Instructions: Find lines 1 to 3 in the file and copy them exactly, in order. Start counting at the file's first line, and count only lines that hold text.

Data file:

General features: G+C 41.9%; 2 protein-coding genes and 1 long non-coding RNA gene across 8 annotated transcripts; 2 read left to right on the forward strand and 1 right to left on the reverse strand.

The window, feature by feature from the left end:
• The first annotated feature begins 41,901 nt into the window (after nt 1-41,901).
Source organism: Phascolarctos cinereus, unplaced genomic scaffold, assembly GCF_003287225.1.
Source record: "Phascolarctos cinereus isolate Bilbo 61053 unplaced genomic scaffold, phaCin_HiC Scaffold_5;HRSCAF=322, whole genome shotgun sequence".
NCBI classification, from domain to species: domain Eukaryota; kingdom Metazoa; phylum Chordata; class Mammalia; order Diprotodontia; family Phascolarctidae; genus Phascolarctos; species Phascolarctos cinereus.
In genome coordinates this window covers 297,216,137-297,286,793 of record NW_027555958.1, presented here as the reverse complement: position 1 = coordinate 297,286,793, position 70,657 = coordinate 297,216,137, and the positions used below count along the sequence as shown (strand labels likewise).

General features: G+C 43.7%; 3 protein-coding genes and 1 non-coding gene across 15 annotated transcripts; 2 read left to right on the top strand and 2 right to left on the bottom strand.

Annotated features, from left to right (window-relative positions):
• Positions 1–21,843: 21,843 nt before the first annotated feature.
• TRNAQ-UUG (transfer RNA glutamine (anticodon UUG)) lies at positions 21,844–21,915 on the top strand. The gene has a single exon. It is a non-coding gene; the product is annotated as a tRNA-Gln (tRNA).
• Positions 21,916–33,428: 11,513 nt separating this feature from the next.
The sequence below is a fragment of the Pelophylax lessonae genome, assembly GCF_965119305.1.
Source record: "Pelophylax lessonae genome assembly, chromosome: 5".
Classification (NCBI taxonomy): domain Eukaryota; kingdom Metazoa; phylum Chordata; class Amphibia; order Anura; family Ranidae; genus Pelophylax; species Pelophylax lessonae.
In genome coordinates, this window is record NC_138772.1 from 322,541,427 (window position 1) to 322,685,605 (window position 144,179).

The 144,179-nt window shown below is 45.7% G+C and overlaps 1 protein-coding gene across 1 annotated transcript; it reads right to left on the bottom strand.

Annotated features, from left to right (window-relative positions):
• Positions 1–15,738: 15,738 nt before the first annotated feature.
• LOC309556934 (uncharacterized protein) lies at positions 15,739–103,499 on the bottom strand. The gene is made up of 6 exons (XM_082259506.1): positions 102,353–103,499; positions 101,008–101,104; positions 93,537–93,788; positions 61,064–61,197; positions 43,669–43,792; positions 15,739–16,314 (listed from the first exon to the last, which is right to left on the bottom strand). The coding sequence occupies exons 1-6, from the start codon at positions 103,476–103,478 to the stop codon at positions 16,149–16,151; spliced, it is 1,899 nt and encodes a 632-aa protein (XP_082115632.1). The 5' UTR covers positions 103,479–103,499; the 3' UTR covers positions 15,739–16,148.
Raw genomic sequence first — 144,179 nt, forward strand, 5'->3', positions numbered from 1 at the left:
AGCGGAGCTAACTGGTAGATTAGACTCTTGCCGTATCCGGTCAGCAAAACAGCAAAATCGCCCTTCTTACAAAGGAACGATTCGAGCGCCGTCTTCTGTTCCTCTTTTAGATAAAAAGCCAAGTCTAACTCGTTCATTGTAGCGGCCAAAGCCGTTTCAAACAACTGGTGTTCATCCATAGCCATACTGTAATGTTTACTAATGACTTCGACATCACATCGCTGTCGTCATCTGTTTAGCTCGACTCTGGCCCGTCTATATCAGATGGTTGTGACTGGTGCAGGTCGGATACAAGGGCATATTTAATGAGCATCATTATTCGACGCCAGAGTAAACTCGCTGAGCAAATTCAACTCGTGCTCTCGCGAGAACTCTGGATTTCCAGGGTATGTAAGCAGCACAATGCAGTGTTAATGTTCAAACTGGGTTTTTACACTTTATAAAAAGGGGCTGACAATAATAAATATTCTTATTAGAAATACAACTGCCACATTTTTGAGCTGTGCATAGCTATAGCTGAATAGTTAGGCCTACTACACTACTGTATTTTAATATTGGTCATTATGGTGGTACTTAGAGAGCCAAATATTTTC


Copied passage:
General features: G+C 41.9%; 2 protein-coding genes and 1 long non-coding RNA gene across 8 annotated transcripts; 2 read left to right on the forward strand and 1 right to left on the reverse strand.

The window, feature by feature from the left end:
• The first annotated feature begins 41,901 nt into the window (after nt 1-41,901).